Facing a massive Azerbaijani offensive,…
India's oil demand has been…
The Groningen gas fields will be turned off on October 1 of this year, and permanently close next October, The Netherlands Minister of Mines confirmed on Friday.
According to Netherlands Mines Minister Hans Vijlbrief, the fields, set to shut down on October 1, will remain in operational status for another year just in case the country finds itself on the energy backfoot with an exceptionally cold winter, Vijlbrief said. But as of next October, the gas fields will be closed permanently and dismantled.
Vijlbrief cited years of problems with the fields, including earthquakes. Earlier this year, Vijlbrief said that the notion of continued gas production from Groningen was “politically totally unviable,” before adding that it also increases the chance of earthquakes.
The country agreed to phase out gas extraction in the province a couple of years ago due to earthquakes that were thought to be associated with natural gas extraction. But rising gas prices amid the energy crunch over the last two winters gave rise to speculation that the province could keep the fields operational for a little while longer.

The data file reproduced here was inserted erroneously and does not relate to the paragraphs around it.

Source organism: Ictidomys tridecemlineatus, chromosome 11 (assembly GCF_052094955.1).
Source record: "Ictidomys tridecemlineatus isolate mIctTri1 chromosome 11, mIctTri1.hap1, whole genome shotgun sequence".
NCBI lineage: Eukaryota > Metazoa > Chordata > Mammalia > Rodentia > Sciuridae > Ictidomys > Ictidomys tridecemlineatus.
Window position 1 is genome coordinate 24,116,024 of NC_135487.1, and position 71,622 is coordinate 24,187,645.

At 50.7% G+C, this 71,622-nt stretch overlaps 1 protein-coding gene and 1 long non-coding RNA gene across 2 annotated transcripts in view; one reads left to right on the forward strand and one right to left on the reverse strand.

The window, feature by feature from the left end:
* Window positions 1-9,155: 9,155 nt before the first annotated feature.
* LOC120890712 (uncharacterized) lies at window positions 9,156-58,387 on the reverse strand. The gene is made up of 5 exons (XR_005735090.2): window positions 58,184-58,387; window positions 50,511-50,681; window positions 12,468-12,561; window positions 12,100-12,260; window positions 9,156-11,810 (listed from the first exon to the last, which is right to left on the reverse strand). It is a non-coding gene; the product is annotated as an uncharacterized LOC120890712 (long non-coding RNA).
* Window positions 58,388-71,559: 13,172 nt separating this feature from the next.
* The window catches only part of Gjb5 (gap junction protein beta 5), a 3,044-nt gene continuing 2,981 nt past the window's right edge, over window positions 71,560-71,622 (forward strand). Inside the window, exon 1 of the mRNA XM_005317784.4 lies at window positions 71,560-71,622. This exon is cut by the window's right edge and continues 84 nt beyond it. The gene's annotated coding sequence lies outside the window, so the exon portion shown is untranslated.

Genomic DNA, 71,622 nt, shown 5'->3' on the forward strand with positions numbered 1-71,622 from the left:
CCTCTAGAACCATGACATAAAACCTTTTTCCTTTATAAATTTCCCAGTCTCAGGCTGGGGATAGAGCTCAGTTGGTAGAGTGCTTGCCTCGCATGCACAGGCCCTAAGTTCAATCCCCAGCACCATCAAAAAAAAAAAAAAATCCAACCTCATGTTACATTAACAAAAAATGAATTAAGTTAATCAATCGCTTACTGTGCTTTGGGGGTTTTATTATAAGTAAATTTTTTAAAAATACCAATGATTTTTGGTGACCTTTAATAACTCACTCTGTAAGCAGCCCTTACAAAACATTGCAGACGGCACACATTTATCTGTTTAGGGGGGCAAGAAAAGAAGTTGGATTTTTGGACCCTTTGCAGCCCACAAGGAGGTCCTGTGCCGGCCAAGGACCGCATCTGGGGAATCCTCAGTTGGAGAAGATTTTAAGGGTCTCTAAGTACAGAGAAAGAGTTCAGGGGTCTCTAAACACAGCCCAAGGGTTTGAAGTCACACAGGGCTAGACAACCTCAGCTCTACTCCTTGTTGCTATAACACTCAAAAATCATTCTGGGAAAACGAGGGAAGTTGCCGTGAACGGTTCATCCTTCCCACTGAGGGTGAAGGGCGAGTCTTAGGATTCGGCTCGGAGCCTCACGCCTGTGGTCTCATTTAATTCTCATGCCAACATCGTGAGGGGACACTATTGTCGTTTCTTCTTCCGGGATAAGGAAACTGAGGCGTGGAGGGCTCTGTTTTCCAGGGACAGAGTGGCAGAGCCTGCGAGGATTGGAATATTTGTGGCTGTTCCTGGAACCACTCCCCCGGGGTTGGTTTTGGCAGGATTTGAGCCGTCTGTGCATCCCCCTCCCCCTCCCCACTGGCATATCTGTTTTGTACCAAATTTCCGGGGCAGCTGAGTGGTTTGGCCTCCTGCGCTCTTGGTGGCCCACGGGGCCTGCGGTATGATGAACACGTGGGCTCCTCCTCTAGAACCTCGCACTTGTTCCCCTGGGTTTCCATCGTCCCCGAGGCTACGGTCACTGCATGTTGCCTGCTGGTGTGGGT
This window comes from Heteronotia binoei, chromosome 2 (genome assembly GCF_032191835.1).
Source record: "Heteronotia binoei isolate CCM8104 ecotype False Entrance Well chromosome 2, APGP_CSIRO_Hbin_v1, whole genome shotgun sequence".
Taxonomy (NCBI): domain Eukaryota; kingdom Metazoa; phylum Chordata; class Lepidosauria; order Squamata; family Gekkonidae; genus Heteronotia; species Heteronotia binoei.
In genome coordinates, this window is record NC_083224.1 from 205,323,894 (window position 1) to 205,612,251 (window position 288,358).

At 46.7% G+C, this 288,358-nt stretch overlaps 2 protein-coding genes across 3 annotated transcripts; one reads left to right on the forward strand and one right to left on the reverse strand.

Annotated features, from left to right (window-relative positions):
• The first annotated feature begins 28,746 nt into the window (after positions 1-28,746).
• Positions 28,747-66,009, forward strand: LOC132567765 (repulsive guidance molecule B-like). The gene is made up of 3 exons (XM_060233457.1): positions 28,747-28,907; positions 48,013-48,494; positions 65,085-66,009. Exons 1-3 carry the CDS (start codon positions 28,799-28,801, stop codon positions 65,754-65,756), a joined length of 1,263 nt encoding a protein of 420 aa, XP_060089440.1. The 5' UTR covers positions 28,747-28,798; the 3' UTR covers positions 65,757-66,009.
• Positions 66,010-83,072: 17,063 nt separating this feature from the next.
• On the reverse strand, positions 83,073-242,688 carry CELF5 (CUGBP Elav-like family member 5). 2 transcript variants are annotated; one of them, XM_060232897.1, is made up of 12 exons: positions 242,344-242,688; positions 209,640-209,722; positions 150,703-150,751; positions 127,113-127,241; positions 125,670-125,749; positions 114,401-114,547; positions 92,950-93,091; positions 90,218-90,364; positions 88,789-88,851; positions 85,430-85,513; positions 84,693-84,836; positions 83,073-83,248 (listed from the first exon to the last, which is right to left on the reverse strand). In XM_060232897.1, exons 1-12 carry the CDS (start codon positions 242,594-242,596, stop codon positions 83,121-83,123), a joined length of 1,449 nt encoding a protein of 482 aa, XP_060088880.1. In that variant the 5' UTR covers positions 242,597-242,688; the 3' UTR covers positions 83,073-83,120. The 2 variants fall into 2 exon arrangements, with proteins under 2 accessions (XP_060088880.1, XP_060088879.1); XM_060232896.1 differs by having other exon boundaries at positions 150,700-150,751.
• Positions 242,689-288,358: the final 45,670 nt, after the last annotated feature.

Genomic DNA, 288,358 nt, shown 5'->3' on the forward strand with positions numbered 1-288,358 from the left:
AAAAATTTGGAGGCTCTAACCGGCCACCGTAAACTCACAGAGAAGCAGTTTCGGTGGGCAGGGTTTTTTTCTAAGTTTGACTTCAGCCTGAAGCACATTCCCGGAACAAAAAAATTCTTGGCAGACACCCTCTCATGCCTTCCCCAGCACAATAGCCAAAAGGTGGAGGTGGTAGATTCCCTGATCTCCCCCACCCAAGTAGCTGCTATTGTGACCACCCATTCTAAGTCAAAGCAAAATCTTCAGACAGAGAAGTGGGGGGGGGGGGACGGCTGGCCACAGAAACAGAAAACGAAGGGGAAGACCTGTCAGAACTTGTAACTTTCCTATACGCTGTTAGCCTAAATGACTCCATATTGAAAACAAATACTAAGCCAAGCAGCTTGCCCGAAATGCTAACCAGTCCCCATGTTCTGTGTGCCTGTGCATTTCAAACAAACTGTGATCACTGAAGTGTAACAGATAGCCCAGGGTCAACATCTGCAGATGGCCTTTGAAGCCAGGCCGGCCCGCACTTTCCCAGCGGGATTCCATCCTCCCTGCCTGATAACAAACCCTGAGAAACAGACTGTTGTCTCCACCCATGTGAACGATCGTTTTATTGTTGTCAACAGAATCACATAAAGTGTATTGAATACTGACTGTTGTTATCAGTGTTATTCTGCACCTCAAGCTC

Today, the Netherlands confirmed that it will keep the fields operational for a year past this October.
The province has seen more than a thousand earthquakes over the last couple of decades, while the government raked in the equivalent of €360 billion in today’s money from gas revenues. Another €66 billion went to the oil and gas companies, Shell and Exxon. Shell and Exxon were told back in 2013 that they had to begin reducing output and gear up for shutting the field down completely.
Groningen in the north of the Netherlands has been pumping gas for more than half a century and supplied gas to 98 percent of the Dutch population as of 2019.
By Julianne Geiger for Oilprice.com
Julianne Geiger is a veteran editor, writer and researcher for Oilprice.com, and a member of the Creative Professionals Networking Group.